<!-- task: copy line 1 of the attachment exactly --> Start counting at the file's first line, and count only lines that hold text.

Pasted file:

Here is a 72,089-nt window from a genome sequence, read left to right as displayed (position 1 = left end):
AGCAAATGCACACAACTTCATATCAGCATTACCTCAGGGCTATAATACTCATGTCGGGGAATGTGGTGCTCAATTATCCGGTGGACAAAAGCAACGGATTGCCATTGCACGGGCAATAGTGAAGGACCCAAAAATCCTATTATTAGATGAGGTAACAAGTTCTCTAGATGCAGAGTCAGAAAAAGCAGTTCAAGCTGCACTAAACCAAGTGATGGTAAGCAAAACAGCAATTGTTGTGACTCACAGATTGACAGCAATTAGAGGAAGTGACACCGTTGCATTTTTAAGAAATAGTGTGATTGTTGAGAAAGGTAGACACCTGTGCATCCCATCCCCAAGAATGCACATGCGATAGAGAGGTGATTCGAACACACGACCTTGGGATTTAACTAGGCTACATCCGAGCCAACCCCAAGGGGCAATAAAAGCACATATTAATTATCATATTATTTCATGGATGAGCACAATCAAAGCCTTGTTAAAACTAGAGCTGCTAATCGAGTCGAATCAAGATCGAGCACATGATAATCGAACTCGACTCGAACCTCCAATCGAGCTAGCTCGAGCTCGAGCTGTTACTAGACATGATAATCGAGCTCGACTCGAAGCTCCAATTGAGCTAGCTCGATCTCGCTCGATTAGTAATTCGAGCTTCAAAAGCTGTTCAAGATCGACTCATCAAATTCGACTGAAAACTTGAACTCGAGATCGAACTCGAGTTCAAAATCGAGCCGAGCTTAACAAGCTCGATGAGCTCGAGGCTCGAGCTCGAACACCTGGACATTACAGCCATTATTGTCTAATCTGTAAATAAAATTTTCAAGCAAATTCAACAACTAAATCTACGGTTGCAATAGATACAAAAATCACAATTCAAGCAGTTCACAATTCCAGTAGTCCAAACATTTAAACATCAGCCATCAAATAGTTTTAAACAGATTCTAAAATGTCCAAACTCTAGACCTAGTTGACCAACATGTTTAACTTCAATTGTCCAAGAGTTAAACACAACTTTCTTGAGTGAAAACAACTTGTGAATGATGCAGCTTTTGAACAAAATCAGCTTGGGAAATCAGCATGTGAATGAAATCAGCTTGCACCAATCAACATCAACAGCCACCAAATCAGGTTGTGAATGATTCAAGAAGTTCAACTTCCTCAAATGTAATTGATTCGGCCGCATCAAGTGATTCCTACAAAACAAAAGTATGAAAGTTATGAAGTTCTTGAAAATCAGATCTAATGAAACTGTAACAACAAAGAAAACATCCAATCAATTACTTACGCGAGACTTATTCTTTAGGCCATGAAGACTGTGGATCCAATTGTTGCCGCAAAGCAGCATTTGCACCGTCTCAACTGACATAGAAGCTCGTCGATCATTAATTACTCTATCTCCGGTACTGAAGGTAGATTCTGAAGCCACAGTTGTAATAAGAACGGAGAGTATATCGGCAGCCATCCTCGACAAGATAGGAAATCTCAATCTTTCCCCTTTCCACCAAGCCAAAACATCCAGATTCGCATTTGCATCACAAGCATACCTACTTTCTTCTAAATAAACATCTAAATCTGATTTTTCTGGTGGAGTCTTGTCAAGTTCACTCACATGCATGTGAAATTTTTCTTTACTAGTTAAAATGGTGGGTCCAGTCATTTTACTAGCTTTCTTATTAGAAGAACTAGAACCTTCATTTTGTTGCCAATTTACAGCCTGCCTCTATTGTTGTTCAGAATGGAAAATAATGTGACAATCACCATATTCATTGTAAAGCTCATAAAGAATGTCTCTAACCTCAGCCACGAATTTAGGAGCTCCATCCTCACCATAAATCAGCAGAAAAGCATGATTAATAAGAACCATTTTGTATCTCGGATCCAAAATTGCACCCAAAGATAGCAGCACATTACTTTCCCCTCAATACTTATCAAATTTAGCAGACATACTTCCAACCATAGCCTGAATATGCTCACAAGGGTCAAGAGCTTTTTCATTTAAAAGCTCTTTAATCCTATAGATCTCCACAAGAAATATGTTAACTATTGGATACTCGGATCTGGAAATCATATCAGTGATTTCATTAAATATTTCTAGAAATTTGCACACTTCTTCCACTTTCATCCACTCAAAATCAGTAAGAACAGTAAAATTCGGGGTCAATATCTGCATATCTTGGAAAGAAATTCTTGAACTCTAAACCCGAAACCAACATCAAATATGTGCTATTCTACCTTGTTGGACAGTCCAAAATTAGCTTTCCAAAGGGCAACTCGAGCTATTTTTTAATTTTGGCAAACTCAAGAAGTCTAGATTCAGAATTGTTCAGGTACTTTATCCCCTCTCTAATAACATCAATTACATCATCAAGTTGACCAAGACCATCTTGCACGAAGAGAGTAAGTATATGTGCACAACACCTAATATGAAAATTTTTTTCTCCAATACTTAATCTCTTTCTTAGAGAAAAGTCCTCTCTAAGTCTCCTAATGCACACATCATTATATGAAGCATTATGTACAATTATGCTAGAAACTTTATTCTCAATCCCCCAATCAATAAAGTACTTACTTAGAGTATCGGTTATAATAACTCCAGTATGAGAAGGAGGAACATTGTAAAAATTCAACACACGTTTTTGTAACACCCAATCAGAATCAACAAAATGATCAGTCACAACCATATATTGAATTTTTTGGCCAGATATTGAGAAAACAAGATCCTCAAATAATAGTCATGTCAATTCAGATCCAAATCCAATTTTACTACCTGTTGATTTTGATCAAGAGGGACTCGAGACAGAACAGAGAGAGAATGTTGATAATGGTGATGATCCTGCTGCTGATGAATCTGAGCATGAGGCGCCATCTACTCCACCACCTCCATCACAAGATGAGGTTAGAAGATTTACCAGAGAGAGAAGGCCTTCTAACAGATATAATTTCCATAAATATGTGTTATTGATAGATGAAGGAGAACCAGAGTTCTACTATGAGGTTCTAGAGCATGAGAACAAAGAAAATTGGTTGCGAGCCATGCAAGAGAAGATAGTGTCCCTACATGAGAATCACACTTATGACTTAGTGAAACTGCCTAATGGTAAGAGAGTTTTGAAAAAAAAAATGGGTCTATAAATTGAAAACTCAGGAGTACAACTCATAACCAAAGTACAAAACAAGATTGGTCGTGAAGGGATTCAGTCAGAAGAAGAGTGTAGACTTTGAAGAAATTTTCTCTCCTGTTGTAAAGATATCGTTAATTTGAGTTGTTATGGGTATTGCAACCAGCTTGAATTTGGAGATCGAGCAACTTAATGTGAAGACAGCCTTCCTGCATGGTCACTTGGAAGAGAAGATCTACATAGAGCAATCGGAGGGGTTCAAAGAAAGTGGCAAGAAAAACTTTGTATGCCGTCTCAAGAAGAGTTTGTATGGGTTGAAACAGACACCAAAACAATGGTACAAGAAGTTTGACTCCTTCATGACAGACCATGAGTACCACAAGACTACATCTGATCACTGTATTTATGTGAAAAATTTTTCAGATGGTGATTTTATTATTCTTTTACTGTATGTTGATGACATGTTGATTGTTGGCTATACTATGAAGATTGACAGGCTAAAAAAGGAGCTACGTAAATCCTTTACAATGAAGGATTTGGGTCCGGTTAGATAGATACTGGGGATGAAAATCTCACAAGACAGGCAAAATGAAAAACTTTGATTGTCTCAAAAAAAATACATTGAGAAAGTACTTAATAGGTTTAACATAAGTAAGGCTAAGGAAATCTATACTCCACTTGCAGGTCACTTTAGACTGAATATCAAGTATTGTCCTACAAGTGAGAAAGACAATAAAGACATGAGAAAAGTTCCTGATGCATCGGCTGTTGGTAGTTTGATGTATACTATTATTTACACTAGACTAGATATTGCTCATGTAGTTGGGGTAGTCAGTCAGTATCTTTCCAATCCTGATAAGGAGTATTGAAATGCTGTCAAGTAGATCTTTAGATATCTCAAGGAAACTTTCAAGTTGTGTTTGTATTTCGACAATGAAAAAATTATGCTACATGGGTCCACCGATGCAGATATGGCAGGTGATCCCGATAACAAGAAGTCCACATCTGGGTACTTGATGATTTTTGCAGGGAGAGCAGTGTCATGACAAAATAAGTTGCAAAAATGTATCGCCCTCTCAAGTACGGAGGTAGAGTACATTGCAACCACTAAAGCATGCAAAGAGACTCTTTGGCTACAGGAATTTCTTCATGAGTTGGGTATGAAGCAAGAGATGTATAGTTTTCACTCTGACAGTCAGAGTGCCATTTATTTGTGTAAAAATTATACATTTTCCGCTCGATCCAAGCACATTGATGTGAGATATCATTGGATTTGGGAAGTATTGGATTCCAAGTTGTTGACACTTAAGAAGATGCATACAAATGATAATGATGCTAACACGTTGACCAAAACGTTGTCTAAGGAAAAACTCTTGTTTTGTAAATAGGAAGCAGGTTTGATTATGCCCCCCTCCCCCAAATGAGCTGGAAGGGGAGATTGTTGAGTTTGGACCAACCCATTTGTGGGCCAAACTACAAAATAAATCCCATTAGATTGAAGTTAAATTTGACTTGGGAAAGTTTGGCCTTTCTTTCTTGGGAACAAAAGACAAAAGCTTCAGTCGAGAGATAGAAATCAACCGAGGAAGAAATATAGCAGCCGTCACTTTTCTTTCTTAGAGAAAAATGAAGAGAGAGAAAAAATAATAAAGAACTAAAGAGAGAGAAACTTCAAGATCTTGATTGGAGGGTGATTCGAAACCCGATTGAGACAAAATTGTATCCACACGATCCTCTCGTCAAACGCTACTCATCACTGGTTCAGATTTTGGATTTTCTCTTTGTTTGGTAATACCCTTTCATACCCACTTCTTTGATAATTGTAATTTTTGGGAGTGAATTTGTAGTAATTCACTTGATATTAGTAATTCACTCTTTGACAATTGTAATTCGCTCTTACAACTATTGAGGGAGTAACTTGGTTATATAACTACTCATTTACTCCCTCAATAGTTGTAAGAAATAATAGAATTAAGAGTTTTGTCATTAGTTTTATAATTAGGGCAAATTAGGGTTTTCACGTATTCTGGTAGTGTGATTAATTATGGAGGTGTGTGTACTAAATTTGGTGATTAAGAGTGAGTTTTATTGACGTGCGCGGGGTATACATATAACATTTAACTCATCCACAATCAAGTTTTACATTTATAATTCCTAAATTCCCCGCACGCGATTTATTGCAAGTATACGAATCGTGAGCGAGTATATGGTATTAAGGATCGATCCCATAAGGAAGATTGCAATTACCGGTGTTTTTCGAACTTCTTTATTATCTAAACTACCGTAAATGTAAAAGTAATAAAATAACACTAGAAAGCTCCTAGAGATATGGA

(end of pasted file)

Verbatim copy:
Here is a 72,089-nt window from a genome sequence, read left to right as displayed (position 1 = left end):